U.Va. Curry Professor Recognized for Work on Language Impairment

May 28, 2009 — LaVae Hoffman, University of Virginia assistant professor in the Curry School of Education's Communication Disorders Program, has won a 2008 Editor's Award of the Journal of Speech, Language, and Hearing Research for findings on a ground-breaking study of school-age children who have Specific Language Impairment.

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In presenting the award, the journal recognized Hoffman's research as meeting "the highest quality standards in research, design, presentation and impact for a given year."

Hoffman's award is shared with eight colleagues who co-authored the article, "Efficacy of Fast ForWord Language Intervention in School-age Children with Language Impairment: A Randomized Controlled Trial." The article published findings of a multi-year, multi-site study backed by $4.5 million from the National Institutes of Health.

According to Hoffman, children with Specific Language Impairment are "children who fail to develop age-appropriate abilities to understand what is being said to them and to put sentences together to express their ideas and meet their communication needs.'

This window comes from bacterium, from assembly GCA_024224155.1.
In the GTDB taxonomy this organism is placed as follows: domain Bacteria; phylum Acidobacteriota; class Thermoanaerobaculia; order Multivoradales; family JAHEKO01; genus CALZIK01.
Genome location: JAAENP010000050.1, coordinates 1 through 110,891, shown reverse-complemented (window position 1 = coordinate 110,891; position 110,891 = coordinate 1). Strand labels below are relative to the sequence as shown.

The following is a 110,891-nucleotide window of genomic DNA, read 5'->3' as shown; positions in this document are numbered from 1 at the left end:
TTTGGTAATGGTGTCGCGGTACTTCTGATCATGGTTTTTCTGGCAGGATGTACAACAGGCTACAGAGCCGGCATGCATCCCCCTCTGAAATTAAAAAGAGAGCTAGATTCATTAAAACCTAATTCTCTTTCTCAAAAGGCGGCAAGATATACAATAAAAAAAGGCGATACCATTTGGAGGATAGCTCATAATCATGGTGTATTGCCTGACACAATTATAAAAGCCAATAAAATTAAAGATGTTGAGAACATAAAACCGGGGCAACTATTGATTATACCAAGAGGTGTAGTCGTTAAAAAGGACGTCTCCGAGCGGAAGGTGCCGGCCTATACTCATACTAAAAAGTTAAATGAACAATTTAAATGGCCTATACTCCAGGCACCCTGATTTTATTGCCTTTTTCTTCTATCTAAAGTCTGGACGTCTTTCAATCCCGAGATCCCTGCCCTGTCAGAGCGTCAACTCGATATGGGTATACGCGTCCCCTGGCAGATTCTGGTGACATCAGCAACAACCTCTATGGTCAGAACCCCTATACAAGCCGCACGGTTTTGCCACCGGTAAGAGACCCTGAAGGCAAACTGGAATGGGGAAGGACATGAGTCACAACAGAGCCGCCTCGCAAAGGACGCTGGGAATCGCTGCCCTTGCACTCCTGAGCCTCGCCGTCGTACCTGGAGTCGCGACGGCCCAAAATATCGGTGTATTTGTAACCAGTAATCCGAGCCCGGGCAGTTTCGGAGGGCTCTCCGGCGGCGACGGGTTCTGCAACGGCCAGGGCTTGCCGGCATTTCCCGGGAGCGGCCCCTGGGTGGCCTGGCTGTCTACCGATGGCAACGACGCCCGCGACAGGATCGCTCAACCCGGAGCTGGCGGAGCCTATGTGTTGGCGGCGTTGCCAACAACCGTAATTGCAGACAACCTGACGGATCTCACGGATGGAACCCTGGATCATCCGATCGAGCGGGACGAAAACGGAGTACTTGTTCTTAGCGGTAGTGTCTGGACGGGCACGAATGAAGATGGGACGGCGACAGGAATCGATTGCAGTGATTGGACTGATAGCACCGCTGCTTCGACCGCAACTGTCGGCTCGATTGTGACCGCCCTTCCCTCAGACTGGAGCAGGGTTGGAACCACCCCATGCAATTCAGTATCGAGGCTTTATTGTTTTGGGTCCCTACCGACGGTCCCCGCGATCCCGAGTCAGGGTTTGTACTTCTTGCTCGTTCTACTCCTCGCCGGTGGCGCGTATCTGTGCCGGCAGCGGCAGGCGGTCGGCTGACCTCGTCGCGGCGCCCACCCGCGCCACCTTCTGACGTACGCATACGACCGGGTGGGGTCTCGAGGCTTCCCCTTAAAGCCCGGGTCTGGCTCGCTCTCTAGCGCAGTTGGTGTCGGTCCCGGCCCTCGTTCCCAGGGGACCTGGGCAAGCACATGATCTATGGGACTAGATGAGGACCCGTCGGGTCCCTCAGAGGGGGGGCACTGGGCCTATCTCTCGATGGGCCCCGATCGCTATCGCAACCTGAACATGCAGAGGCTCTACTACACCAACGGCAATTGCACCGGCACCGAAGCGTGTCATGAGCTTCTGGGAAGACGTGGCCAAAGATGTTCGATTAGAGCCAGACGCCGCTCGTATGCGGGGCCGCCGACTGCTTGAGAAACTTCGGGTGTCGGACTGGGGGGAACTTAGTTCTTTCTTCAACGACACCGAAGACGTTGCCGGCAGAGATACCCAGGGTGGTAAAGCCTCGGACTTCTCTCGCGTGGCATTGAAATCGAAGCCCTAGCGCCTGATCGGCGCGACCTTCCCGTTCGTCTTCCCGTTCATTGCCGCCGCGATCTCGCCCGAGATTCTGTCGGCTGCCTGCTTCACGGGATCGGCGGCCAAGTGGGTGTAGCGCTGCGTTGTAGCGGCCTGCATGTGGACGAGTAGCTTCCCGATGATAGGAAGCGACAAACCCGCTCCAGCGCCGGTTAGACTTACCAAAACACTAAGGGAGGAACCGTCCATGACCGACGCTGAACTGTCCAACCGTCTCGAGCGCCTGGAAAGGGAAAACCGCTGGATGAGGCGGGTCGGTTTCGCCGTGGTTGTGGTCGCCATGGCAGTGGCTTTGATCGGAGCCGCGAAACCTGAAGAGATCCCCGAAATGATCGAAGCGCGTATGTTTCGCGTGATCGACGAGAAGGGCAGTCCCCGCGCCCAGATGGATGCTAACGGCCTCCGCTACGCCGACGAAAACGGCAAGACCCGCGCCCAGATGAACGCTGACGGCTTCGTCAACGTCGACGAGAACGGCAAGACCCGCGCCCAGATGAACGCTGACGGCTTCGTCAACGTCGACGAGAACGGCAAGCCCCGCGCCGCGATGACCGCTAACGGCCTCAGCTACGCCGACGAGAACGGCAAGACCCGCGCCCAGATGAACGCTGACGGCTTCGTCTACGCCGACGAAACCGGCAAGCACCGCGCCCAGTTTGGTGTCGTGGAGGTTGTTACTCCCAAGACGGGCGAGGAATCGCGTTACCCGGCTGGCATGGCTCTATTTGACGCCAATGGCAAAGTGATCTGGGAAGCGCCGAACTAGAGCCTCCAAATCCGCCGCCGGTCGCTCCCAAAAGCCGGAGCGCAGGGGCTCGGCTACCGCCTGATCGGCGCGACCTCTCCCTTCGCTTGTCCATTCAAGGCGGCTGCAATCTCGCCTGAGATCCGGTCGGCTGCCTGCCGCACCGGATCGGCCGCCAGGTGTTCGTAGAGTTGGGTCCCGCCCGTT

Children with this deficit often make frequent grammatical errors, have difficulty structuring sentences, do not comprehend the meanings of words as well as their peers do, fail to consider the needs of their listener or are unable to revise their errors.

For example one 8-year-old child with this type of communication deficit described a picture of a boy holding a gift with this statement, "Him a present and he's waiting what's inside," Hoffman explained.

While everyone has difficulty talking occasionally, the communication of children with this type of impairment is frequently convoluted, ambiguous, repetitive, halting or difficult for their listeners to follow. Often children whose language abilities are impaired have difficulty learning to read and write well enough to support their academic achievement.

"This type of language impairment is puzzling because we do not yet know why a substantial number of children fail to develop adequate language skills," Hoffman said. "These children do not have hearing or vision problems. They have normal intelligence. They do not have gross neurological deficits such as cerebral palsy or seizure disorders. They do not have emotional or behavioral disorders, and they usually come from homes with parents and caregivers who are supportive and nurturing; yet for some unknown reason their language skills do not unfold as other children's do."

It is estimated that about 5 percent to 7 percent of children have this type of communication problem.

"To put that number in perspective, that means that while the rate of autism spectrum disorders is currently one in 150 children, the rate of Specific Language Impairment is approximately eight to 11 per 150 children," Hoffman said.

Ultimately, the findings of this research establish evidence to support service decisions that must be made by speech-language pathologists, parents and educators across the nation on behalf of children with Specific Language Impairments.